[CSE]  Advanced Operating Systems 
COMP9242 2017/S2 
CRICOS Provider
Number: 00098G

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M6: Demand paging

In this milestone you need to implement demand-paging of memory to a backing store. This should build on the earlier milestone where you implemented a pager that used memory to back virtual memory. The backing store for your paging system will be an NFS file called pagefile. You should implement a second-chance page-replacement algorithm.

Design issues

Most of the design in this section will come down to the appropriate choice of data structures. If you haven't already done so, you will need to work out your page table structure. You will also need to decide how to keep track of pages in your paging file. You may want to keep things simple at first by only concentrating on one process, however you should be aware that the next milestone will require you to handle multiple processes.



To demonstrate that your code is indeed using the paging system you should artificially reduce the number of free frames, and run a program which uses a large heap and a large stack. You may reduce the number of free frames by modifying ut_find_memory() to return less memory, or by changing the seL4 kernel's view of available memory in kernel/src/plat/imx6/machine/hardware.c

Note: Choose a large difference between RAM and the paging file size, (e.g. at least 10 times the reduced RAM) to ensure you can clearly demonstrate paging extending the available memory to run applications larger than available RAM.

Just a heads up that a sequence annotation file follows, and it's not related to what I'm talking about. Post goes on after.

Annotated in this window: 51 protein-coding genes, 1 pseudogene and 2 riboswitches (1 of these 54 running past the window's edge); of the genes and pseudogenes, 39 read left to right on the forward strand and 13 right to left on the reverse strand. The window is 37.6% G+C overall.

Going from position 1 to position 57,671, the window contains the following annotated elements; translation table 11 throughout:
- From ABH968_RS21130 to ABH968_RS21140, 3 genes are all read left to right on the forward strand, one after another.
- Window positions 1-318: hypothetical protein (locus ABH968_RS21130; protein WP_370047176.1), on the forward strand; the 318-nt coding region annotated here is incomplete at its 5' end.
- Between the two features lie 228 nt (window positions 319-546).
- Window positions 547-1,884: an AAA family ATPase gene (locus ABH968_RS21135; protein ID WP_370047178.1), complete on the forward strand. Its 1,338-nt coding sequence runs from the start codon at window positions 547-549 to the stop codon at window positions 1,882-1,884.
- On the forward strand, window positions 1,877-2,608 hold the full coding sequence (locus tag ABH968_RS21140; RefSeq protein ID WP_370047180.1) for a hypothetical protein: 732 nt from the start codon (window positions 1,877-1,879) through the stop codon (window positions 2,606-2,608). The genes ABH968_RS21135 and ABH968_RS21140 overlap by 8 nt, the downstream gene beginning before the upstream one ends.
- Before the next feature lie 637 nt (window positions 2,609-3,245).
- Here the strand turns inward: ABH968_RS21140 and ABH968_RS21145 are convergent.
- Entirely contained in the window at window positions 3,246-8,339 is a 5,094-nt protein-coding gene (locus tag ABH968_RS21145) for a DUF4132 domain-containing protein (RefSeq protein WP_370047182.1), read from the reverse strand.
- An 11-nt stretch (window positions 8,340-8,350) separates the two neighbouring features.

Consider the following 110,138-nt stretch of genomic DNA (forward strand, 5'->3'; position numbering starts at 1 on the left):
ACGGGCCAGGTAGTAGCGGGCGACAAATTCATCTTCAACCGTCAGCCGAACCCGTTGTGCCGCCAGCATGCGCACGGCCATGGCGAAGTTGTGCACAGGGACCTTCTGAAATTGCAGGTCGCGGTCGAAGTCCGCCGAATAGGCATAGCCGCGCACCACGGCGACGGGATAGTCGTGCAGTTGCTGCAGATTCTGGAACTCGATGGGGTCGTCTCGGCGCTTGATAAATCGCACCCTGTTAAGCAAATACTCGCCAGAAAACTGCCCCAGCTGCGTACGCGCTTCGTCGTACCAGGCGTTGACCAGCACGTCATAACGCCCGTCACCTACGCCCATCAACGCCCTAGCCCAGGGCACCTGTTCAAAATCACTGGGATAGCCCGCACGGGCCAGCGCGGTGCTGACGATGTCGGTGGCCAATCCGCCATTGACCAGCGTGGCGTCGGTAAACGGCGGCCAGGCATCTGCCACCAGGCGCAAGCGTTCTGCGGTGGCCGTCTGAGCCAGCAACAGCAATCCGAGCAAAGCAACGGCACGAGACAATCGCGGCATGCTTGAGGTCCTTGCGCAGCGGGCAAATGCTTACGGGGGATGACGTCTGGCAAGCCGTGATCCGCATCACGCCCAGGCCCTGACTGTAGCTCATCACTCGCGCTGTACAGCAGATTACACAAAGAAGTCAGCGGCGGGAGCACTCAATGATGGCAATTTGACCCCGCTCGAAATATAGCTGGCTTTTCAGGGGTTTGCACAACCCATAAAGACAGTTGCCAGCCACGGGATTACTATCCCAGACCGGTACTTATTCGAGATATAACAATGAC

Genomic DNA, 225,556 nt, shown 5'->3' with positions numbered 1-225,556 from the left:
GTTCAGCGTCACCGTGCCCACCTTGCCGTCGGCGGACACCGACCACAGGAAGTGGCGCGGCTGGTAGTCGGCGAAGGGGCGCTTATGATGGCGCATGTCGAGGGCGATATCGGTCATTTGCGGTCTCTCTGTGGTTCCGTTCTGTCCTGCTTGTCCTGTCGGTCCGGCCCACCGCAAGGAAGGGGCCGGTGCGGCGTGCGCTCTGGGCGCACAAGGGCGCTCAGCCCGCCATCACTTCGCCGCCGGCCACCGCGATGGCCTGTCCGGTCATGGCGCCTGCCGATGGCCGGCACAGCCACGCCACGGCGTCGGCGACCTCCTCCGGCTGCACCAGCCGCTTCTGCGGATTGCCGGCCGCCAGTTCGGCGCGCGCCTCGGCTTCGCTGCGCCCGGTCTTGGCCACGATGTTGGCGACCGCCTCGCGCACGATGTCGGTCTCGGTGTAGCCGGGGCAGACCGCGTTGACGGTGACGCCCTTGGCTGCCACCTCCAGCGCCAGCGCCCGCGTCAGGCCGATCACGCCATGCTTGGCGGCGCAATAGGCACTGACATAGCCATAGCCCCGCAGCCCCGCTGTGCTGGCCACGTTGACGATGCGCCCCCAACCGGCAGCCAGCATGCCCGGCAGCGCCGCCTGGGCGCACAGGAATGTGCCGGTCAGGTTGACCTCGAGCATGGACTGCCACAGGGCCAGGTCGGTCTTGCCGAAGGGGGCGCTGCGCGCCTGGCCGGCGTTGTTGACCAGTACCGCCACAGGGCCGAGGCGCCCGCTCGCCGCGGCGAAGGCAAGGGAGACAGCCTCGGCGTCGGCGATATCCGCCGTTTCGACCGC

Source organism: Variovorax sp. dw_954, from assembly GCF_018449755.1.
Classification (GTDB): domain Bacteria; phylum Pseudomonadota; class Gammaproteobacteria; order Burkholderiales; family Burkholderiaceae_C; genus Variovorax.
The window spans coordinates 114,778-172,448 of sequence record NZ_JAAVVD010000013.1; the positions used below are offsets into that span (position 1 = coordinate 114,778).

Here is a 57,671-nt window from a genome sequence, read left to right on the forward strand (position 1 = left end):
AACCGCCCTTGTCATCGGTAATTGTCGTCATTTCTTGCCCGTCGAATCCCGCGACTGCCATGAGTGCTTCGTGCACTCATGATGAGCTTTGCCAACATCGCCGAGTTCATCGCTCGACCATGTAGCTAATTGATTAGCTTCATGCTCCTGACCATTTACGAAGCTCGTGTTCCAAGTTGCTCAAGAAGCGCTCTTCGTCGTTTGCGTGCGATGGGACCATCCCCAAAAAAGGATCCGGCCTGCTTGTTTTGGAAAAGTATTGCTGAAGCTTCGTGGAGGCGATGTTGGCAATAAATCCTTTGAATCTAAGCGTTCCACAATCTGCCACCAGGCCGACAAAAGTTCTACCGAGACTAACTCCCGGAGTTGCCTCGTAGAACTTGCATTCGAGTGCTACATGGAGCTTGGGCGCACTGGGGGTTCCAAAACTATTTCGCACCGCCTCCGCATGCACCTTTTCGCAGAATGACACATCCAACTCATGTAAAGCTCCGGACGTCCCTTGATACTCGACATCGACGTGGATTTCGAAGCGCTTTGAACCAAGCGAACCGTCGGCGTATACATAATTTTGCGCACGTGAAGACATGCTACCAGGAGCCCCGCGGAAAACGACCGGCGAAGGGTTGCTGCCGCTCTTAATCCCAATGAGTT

You may want to write a command called thrash which writes data to a given number of pages and then reads it back (verifying that it has been read back correctly).

Show Stoppers

  • Solutions that leak free space in the paging file. For example, using a bump pointer to manage allocation in the page file.
  • Solutions that can't artificially limit the number of frames available in the system to facilitate a demo.

Better Solutions

  • Solutions that do not increase the page table entry size when implementing demand paging.
  • Avoid paging out read-only pages that are already in the page file.
  • In theory, support large page files (e.g. 2-4 GB)
  • Solutions that avoid keeping the entire free list of free page-file space in memory.

Last modified: 04 Aug 2017.